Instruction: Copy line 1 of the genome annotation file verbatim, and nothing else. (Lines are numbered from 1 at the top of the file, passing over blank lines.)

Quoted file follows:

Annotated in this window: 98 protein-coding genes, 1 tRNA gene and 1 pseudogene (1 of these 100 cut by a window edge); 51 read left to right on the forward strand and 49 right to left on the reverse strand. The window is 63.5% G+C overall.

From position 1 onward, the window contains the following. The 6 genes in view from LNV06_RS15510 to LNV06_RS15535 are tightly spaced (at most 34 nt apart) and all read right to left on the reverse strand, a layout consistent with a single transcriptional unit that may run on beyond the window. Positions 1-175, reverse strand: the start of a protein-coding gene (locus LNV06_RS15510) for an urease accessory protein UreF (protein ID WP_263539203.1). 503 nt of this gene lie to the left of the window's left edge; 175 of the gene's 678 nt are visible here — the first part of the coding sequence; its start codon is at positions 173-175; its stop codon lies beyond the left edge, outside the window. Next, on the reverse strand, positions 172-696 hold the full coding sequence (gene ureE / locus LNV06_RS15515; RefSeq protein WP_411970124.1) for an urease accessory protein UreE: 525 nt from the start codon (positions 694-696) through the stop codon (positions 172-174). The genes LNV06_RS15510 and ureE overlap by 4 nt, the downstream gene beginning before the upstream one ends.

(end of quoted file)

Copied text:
Annotated in this window: 98 protein-coding genes, 1 tRNA gene and 1 pseudogene (1 of these 100 cut by a window edge); 51 read left to right on the forward strand and 49 right to left on the reverse strand. The window is 63.5% G+C overall.